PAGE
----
Here we are again, taking another look at one of
my the Universe’s favorite TV shows, Doctor Who. We’ve taken such trips one…two…no, make that three times before, but this might the first time that I don’t throw The Doctor under the theological bus. In fact, I’m going actually going to compare the wacky Time Lord to our own Lord and Savior, Jesus Christ, as fairly and objectively as I can.
The Doctor in the TARDIS—Party in a Big, Blue Box
The Doctor is something a puzzle. He’s lived for a millennia, seen countless worlds, and battled nearly as many villains. He’s had to make terrible choices and has lost many friends in battle. His knowledge and insight are almost unparalleled but so is his compassion, his joy for living, his grief when it all goes bad, and the rage he feels toward injustice.
The Doctor has partied with kings and queens, danced himself silly at his best friends’ wedding, and yet no one is more sincere in their sharing of pain. He’s a one-man party in a big, blue box, but he’s also the first one to pick up your hand and say, “I’m sorry. I’m so sorry.”
Jesus—The Son of God, the God of the Party
Jesus is less of a puzzle than The Doctor because Jesus was sent, in part, by God as a way to reveal Himself to us. He’s eternal, never beginning, never ending. He created the universe and has already defeated the greatest enemy that humanity has ever known. He’s had to make a terrible sacrifice for us—Himself. In fact, that’s the other part of why He came. He literally came here just to die to undo all of the damage, all of the injustice, wickedness, and pain in all of creation.
That, my friends, is what gives Jesus His edge.
See, The Doctor has offered himself up to die numerous times, and yet he always comes away (relatively) unscathed. Sure, he might occasionally regenerate or lose a friend to a parallel universe, but his end never comes. Jesus, on the other hand, took death—a bloody, ugly, brutal death—for us. He lived His life on earth, knowing His fate.
The Doctor may bring the party, but Jesus is the God of the Party! And please don’t mistake me—I’m not talking about debauchery. There’s no sacrilege here. I’m taking about a good, old-fashioned good time! A celebration! Jesus first miracle was at a wedding feast, and the whole point of the miracle was aimed at keeping the party going!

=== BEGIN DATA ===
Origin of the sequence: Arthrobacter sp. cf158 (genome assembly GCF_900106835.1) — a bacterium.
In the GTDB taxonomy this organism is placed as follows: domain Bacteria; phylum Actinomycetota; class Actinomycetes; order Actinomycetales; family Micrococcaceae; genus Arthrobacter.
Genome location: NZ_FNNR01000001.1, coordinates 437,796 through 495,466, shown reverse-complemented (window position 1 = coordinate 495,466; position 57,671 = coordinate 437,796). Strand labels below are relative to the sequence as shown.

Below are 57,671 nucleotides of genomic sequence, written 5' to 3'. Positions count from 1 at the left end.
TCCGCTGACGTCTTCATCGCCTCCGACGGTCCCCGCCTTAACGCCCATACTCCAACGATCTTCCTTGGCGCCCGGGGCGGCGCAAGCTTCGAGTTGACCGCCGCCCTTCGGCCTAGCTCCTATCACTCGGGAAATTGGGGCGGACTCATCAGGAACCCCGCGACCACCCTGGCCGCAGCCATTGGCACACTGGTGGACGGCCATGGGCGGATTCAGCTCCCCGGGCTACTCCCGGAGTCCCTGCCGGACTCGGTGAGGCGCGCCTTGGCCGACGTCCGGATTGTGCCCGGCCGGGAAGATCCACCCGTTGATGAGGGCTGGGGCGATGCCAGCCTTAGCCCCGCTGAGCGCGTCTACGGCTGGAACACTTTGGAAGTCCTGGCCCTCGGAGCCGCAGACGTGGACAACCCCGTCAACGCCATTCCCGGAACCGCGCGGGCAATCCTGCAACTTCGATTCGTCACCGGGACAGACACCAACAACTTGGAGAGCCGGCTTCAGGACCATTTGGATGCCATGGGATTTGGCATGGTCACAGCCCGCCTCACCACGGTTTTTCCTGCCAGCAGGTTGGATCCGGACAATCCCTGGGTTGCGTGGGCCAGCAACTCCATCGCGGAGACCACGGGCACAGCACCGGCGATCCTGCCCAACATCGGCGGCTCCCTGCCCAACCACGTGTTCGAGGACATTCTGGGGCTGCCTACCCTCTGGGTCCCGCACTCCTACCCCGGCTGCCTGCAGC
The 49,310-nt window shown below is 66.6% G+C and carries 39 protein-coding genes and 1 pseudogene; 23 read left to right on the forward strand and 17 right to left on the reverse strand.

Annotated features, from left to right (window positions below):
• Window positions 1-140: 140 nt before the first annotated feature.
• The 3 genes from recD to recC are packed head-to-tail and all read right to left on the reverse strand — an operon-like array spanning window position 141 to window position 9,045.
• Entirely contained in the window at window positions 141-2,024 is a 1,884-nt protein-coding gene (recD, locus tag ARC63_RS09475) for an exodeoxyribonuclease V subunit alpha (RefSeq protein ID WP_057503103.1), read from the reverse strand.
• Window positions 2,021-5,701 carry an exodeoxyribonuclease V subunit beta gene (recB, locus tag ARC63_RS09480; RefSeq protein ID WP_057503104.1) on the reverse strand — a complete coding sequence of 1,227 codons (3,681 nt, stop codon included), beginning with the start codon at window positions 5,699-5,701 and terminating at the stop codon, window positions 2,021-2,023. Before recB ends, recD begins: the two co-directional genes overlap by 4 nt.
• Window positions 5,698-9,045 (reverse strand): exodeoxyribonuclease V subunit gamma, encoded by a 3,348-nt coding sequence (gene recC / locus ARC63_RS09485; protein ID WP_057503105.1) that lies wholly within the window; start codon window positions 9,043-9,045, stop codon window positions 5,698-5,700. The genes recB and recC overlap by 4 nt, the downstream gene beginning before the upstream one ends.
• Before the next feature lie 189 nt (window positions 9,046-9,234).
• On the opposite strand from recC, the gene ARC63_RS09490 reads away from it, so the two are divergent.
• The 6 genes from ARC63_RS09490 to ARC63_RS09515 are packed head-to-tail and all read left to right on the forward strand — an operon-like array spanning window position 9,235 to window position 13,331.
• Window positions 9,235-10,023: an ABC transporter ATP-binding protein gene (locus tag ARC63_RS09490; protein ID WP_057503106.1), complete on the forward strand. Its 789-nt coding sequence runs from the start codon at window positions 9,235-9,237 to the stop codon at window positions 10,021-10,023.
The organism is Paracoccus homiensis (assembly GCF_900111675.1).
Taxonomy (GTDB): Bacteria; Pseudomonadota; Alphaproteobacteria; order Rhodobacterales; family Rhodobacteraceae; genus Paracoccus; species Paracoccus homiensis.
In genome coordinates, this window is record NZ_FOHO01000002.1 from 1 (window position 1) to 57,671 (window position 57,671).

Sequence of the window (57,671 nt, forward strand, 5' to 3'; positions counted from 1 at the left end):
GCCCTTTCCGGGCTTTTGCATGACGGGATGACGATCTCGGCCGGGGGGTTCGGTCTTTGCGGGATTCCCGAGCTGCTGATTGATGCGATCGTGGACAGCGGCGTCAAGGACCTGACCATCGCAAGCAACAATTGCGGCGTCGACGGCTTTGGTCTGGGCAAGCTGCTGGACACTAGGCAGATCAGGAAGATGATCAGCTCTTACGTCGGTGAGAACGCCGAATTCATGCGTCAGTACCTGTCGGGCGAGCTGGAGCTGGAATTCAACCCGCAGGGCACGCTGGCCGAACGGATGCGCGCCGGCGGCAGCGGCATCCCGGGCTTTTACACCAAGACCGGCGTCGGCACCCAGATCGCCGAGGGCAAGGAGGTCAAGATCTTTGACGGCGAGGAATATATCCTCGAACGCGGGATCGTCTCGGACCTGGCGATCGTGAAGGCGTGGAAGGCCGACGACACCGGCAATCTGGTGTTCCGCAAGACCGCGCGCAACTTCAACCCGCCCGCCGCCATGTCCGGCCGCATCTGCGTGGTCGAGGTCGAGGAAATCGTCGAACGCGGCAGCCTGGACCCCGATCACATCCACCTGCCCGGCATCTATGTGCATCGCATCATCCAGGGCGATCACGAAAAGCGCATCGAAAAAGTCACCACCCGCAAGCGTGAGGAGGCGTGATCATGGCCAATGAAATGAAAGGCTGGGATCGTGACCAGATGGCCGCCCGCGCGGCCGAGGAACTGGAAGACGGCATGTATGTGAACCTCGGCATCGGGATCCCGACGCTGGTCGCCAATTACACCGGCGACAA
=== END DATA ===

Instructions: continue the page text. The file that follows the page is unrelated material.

Dancing and having fun is great; dancing and having fun when Your end is quickly approaching takes a deeper kind of joy and peace than we can imagine. And for that matter, Jesus’ compassion, His willingness to share our grief only seems to increase as we watch Him approach the cross. He heals a blind man, resurrects a dead man, and a whole of other things. Even while on the road to His death, He meets hurting people, and unlike The Doctor, Jesus is able to do more than just commiserate with them.
The Bible is rather quiet concerning Jesus’ personality, but I feel that there had to be a certain amount of joyful swagger to how He made His way upon this earth. True joy and peace come from knowing God and having your identity established in Him. That was Jesus’ experience, and His personality had to reflect that exuberant joy of knowing God and living in perfect harmony with Him. His critics called him a “drunk,” implying that His joy was false and inappropriate, but I think that sometimes the religious hypocrite in all of us wants us to believe that sorrow equals holiness. Nothing could be further from the truth. Jesus wasn’t laughing inappropriately at the world or weeping in His beer. He was expressing the heart of God in fullness.